Careful about using Dr. Szasz as an authority, even when you agree. I've run into some of his supporters who are well over the edge in terms of behavior, and so far out of touch with any shared reality no one can predict what they will do next. There really are behaviors which are sufficiently threatening to get people locked up for cause. The etiology of this behavior remains unknown.
Your typical CFS/ME patient is far from this edge, and doesn't threaten anyone.
Szasz's claims are very controversial and he is not a good source to be citing for our purposes, and we do ourselves no favours by outright rejection of the general notion of mental illness or behavioural disorder. (I am not saying he does not make some good points, or there is not a serious debate to be had about the nature of mental illness. He does, and there certainly is. But practically there is little for us to be gained by going down this path, and there are much more important issues for us to spend our energy on.)
Lawrence Perlmuter, PhD, a psychologist at Chicagos Rosalind Franklin University of Medicine and Science, has found that both adults and children who show an inadequate increase in blood pressure in response to standing also perform more poorly on neuropsychological tests and may be at higher risk for depression.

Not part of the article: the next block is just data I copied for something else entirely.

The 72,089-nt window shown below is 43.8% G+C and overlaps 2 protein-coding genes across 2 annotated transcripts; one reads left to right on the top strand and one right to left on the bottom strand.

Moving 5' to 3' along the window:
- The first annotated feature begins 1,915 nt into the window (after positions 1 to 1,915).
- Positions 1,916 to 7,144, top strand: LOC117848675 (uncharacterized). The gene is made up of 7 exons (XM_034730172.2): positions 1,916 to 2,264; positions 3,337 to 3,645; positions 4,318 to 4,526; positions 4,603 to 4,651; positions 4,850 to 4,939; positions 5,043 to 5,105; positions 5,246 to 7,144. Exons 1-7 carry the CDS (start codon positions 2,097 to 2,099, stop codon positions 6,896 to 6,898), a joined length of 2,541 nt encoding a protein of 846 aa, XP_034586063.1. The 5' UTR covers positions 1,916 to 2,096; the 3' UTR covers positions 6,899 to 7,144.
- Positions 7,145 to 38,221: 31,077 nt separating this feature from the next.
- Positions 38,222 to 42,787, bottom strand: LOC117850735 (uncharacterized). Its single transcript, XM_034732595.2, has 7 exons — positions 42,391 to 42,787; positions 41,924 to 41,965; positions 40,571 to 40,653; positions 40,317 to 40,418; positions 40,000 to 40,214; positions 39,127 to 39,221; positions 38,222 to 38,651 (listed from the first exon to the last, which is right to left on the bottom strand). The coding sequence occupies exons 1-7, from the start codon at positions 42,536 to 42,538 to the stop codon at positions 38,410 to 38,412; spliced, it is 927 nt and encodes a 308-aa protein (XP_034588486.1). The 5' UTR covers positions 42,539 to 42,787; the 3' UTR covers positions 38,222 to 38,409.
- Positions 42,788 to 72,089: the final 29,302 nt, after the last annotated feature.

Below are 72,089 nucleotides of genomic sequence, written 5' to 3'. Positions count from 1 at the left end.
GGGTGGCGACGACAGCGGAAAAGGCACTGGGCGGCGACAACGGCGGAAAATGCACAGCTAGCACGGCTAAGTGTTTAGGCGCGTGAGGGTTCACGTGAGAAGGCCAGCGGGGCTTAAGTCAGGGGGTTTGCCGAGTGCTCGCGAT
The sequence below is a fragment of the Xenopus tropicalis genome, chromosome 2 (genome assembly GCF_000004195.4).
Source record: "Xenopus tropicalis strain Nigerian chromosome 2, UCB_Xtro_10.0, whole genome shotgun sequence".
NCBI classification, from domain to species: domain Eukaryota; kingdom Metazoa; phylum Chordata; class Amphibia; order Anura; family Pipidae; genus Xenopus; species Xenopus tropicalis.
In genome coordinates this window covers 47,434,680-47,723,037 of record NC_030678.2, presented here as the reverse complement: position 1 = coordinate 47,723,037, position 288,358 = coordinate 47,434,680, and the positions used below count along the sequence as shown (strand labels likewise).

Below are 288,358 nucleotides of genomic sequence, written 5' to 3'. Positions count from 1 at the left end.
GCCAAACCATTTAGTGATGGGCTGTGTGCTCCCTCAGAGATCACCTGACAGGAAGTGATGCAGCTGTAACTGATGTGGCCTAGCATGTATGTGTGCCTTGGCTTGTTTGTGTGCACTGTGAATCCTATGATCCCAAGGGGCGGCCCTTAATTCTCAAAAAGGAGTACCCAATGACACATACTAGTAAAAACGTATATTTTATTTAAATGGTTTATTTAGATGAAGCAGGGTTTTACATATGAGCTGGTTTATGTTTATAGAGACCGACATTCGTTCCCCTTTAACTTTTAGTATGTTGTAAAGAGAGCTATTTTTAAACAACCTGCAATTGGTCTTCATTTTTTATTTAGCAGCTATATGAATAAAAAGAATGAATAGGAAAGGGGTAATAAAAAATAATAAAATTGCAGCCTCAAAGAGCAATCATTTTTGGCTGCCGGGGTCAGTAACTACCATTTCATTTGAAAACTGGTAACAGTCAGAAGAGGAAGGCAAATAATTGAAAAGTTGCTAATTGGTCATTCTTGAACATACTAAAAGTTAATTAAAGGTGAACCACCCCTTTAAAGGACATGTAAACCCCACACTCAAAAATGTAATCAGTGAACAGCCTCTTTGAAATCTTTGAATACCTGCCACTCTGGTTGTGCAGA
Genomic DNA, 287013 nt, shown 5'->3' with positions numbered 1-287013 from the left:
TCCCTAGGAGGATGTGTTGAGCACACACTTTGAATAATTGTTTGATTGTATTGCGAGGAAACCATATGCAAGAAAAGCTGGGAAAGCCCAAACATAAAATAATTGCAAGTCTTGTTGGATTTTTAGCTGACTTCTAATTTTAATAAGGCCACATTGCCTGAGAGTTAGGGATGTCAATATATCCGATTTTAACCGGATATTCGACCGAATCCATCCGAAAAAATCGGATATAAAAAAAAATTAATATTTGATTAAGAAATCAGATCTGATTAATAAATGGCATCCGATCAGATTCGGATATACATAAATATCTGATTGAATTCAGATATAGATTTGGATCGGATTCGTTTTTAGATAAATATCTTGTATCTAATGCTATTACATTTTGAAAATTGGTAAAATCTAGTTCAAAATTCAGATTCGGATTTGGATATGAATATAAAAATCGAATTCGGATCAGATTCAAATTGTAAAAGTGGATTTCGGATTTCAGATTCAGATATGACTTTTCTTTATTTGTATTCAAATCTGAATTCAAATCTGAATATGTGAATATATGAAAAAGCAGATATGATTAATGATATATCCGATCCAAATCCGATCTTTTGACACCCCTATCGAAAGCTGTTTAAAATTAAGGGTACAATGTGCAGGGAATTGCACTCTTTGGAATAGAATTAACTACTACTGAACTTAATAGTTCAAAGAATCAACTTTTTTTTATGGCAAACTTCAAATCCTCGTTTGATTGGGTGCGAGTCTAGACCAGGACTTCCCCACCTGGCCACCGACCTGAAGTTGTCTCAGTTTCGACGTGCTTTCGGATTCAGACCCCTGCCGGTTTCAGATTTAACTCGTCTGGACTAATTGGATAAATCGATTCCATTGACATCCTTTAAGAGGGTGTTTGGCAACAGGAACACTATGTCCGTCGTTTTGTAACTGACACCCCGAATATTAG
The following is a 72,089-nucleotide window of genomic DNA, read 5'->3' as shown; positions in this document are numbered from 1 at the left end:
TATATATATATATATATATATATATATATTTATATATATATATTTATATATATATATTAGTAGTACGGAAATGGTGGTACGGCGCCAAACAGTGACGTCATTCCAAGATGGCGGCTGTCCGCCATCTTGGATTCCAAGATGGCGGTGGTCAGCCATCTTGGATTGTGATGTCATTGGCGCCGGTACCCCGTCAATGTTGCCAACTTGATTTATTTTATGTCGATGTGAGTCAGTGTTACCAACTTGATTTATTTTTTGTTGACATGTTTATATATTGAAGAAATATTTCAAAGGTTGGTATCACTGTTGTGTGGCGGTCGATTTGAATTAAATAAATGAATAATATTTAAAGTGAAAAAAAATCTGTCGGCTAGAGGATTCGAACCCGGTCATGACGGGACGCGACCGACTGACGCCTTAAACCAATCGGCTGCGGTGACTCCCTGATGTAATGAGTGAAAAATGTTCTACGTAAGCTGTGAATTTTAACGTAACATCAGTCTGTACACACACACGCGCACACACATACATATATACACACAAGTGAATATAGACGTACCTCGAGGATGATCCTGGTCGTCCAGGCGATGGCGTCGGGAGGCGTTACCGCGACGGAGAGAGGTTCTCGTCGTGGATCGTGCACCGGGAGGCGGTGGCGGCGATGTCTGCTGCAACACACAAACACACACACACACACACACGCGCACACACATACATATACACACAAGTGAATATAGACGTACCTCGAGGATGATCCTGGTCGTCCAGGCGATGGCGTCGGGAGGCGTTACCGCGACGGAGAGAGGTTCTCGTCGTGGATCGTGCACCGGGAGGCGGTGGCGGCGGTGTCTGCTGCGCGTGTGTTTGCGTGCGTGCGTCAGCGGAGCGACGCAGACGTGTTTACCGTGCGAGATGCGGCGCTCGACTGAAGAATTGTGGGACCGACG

If a person fails to adequately adjust to the switch from supine to standing, one can expect to find some adverse effects that may be behavioral, cognitive and affective, says Dr. Perlmuter
I am wondering how much depression in CFS patients could be because of dysautonomia?
I have been feeling much better physically lately so have been going out quite a bit. I have noticed depression worsening in the afternoon and wonder if it could be because I am upright more?? It would seen to me that when a person feels better and is able to do more there would be less risk of depression but it seems to be opposite with me. This study seems to shed some light on it